Learn Norwegian Language History

The Norse Alphabet

The Norse Alphabet was called the “Futhark” and there were an elder “Futhark” consisting of 24 runes that was used from 200 AD to about 800 AD. Each rune had a corresponding consonant. The newer “Futhark” was simplified and had only 16 runes and was used from around 800 AD all the way up till around 1200 AD. The medieval Scandinavian “Futhark” used from around 1150 till the mid 1400 AD once again consisted of 24 runes and corresponded to the phonemes in the language. These runes were in use until the mid 1500s when the Latin alphabet gradually won terrain and became the ruling alphabet of the Western World.

The runes were made of straight lines and this was necessary in order to carve them into the Vikings writing materials, which consisted of wood, bone and stone. It is believed that most of the Norse population could read runes and that it was their way of written communication. The “Futhark” was mainly used for giving short messages and important information. Quite few people wrote longer texts and poetry. It is also believed that the number of people who knew how to read and write fell drastically after the plague “Svarte dauen” 1350 AD, when one-third of the Norwegian population perished.

The plague in 1350

After the plague in 1350 Norway was weakened and quite soon fell into union with Denmark. For almost 400 years Danish was the formal language of Norway and even today written Norwegian “bokmal” is more than 90% similar to written Danish. Denmark was on the same side as Napoleon during the Napoleonic war and when they lost, they had to give Norway to Sweden. Norway got it´s own Constitution in 1814, but it wasn´t until 1905 that Norway became a free and independent nation again.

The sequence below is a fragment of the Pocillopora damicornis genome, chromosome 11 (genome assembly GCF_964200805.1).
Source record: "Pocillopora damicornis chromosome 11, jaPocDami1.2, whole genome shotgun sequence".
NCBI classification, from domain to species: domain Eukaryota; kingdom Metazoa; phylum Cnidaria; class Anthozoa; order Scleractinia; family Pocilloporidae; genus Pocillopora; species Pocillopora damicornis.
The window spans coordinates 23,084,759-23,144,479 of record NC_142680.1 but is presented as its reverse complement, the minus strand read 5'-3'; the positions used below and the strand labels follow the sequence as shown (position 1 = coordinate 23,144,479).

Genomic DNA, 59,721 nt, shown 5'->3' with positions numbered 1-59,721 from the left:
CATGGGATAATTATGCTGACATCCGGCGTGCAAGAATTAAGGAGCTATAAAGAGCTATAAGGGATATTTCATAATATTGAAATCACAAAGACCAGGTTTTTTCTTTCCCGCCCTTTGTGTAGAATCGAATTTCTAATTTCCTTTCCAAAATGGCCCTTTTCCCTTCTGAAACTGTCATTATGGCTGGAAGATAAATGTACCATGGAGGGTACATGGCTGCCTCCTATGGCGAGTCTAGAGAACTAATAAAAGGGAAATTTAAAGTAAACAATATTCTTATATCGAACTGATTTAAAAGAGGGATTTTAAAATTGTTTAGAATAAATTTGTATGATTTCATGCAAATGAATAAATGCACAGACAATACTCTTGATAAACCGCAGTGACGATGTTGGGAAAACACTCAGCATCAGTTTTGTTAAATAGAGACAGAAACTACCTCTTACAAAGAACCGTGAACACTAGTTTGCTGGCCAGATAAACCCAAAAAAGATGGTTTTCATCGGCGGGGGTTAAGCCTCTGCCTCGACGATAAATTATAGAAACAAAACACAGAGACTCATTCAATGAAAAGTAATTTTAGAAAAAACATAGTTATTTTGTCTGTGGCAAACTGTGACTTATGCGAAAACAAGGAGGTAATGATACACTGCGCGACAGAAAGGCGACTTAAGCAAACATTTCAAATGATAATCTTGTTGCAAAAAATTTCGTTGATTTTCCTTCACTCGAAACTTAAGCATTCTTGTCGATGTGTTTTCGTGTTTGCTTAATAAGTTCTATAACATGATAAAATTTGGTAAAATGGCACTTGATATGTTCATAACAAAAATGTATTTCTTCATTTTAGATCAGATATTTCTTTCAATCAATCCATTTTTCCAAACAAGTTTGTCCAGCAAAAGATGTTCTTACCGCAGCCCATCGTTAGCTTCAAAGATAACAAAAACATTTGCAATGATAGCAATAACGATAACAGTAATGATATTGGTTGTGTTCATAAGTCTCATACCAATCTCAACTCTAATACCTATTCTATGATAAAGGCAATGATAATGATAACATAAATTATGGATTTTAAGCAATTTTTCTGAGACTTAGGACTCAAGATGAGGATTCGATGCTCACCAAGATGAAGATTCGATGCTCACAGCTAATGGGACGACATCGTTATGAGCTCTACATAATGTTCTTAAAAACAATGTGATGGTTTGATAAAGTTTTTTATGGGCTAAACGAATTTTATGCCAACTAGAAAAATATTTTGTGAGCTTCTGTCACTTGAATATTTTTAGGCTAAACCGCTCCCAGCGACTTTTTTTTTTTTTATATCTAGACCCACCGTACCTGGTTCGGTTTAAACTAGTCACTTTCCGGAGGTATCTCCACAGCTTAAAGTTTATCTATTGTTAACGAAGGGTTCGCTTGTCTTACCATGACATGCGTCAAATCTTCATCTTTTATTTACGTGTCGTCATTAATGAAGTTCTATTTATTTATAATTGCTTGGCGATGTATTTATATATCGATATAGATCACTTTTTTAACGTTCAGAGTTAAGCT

New Norwegian and Bokmal

As an independent nation the Norwegians wanted their own written language. Most people wrote a form of Danish and some people thought that it would be best to use the current language and adjust it so that it sounded more like the way people spoke. Others like Ivar Aasen thought that it would be best to start all over again and use the Old Norse language and the dialects closest to the old Norse to build a completely new Norwegian language. Today we have two written languages in Norway, New Norwegian or , while 10 – 15 percent of the population prefers . All official and government documents are written in both forms since the two languages are considered equal. The same goes for books that´s being used for educational purpose in Norwegian schools.

Norwegian is a Germanic language and has a common history with the Scandinavian languages as well as the languages spoken on Iceland, Faroe Island, Shetland and the Northern parts of Scotland. It is also closely related to the other Germanic languages as English, Dutch and German. In the beginning the Latin alphabet was mainly used by the clergy and few people in the Norse area actually learned how to read and write with this new alphabet until 1700 AD. Runes were used in combination with the Latin alphabet and for a short period runes were even used to write Latin Words.

Old Norse